Moles appeared soon after I installed a new lawn last year, leaving mole hills and destruction in their path. I declared war on these invaders, trying every method imaginable without success. Until now.
First of all, I tried the usual method of flooding the mole holes with running water until I was sure their tunnels were filled to the brim. This meant aiming the hose down their burrows and leaving the water running for 40 minutes. I thought that there’s no way they could survive that, right? Wrong. They simply burrowed away and waited it out, before continuing their path of destruction the next day. I needed a more serious method of removing these little buggers from my yard.
The second method I tried was using calcium carbide. I bought a tin of this material which I poured into the mole holes. When you add water, acetylene gas is produced which (allegedly) the moles can’t stand, so they vacate the premises. I added water, smoke started appearing at the carbide reacted, then I used the leaf blower to force the gas down every channel the mole had created. I thought I had these moles licked. Turns out I was wrong, as fresh molehills appeared the next day. Alright, moles. It’s time to get serious.
I was given a box of old Czechoslovak asbestos sheets embedded with sulphur. It’s an old-school method used for sterilising giant glass demijohns before adding wine. You light one end of the paper, drop it into the demijohn on a piece of wire and the smell and the resulting smoke disinfects the bottle. It’s still a popular method of sterilising which is used today. While smoldering, the smoke is so potent that it absolutely burns the inside of the nose if you’re anywhere near it. The moles will hate it, so I lit a piece and it down each mole hole and blew the smoke deep inside the burrows with a leaf blower.
The result was visually spectacular. Pungent sulphur smoke poured out of the ground all around me. It showed just how active these moles had been. I repeated this step a few times because enough was enough. Surely this would eliminate my moles problem. Ha. No way. They were back a couple of days later.
This was getting ridiculous. So, I tried a simpler and much more boring method: a mole trap!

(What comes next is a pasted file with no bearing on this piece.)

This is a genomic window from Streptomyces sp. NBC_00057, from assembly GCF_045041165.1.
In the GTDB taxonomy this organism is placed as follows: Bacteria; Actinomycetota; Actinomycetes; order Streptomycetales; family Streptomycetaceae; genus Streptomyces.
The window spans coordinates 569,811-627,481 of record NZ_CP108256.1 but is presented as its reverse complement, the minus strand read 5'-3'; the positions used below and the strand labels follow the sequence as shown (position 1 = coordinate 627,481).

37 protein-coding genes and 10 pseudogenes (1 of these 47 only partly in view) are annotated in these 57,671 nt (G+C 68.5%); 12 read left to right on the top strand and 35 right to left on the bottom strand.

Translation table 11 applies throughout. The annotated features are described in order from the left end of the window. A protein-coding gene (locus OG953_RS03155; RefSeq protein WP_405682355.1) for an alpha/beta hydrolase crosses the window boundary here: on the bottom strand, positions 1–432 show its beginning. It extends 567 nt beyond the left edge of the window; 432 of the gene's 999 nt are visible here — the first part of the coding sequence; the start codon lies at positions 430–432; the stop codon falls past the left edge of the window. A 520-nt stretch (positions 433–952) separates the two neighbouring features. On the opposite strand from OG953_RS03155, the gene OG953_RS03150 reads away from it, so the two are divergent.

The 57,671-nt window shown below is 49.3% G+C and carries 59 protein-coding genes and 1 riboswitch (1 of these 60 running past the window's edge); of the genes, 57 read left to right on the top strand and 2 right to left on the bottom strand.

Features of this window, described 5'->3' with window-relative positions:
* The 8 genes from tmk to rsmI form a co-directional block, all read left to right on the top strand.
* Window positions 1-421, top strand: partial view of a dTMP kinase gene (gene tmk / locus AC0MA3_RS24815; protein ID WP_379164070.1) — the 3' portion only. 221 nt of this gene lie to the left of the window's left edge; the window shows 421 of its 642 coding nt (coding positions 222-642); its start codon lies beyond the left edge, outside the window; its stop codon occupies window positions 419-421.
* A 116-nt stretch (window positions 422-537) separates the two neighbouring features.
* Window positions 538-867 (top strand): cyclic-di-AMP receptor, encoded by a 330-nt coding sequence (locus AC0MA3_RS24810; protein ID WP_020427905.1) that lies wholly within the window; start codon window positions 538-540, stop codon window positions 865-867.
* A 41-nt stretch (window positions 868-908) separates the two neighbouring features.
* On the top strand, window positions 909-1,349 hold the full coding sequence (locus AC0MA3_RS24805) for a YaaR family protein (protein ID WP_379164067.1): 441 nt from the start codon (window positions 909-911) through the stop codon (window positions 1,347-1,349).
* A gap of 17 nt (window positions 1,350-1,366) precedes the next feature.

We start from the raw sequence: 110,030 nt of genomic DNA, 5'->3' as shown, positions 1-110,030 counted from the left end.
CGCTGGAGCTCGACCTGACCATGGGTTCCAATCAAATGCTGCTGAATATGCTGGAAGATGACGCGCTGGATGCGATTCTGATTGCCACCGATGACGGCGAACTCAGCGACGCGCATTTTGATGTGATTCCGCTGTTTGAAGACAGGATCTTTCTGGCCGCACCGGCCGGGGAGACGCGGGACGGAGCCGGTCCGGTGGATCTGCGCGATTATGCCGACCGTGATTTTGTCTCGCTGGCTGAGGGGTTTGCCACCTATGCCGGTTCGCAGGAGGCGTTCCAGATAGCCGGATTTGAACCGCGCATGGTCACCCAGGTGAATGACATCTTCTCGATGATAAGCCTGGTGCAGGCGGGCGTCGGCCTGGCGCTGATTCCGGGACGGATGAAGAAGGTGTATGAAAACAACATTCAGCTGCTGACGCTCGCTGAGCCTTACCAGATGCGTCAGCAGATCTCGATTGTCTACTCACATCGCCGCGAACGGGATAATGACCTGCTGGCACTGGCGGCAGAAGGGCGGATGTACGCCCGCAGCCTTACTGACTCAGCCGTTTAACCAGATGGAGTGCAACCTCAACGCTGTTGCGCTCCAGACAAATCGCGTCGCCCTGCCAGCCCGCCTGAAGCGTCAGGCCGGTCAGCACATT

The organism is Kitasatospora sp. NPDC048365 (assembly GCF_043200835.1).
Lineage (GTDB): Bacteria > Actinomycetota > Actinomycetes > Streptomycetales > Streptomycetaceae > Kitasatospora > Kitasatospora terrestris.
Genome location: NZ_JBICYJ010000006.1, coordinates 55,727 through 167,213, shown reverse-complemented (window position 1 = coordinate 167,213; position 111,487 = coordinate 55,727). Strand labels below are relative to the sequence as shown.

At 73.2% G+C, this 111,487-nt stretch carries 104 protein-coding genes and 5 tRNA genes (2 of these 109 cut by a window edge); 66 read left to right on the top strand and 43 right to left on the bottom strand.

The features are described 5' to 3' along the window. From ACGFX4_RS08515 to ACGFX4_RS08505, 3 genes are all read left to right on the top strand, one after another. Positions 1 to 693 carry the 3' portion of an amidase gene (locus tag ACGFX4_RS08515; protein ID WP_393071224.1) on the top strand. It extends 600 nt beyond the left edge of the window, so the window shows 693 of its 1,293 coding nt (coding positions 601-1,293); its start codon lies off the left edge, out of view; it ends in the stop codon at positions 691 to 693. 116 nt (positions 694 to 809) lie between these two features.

The idea is that the little mole will enter either end through a little flap, then get trapped, allowing me to take him to a forest or set him free in someone else’s lawn. I carefully buried this device into one of the shallow channels he dug and waited. And waited. And continued to wait while he built more molehills all over the place. After a week of burying and re-burying, I gave up. This doesn’t work.
So forget poisons and traps, it was time to break out the technology…
I was getting desperate, so I blew some money on a sound generator. The idea is that this device, when buried into the ground, generates a noise and vibration which moles absolutely hate. Moles are incredibly sensitive to vibration and even a little buzz underground sends them running. So, I put fresh batteries in this device, buried it in the ground and waited.
And you know what? It seemed to work! For a while, anyway. I installed this device at the end of summer, so that could be the reason, as moles tend to burrow deeper during the colder winter months and their surface activity is typically reduced, because come spring… they were back. I added new batteries but it didn’t seem to help. They tore up my lawn and garden again. I was so frustrated and I was completely out of ideas.
Or was I? It seemed that the noise generators had the most merit out of all the methods I tried, so I decided to take this idea and make it much more powerful.
Using a spare car speaker, a few metres of cable, and an amplifier, I made a speaker box which could be buried underground and could play any noises I wanted and at any volume I wanted. Beeping, dogs barking, music – you name it.
I put a speaker in an old ice cream container and sealed it up with silicone bathroom sealant, then dug a hole and buried it in my back yard where the majority of the mole activity was taking place.
After burying the speaker around 70 centimetres deep, I ran the cable inside, connected it to the amplifier and turned on the worst sound I could find, on perpetual repeat: Celine Dion. And if that wasn’t bad enough, I added Believe by Cher to the mix. No creature on earth could tolerate that.
But did it work?
Believe it or not, the results were instant. Unlike the first noise generator I tried, with this speaker and Celine Dion, all mole activity stopped immediately. Four days later and there have been no new molehills or tunnels in a 10 metre (33 foot) radius! The results are unexpectedly brilliant.
The system is inaudible from above the ground, so I check on the speaker daily by putting my ear next to the ground. It’s both horrifying and hilarious to faintly hear Celine Dion screaming from three feet underground, but this is by far the most effective method I’ve ever seen at repelling moles. My only regret is that I didn’t try it sooner. I recommend this method to anyone with a mole or gopher problem.
As for the moles, my heart will go on without them. Watch the entertaining video below to see how I did it: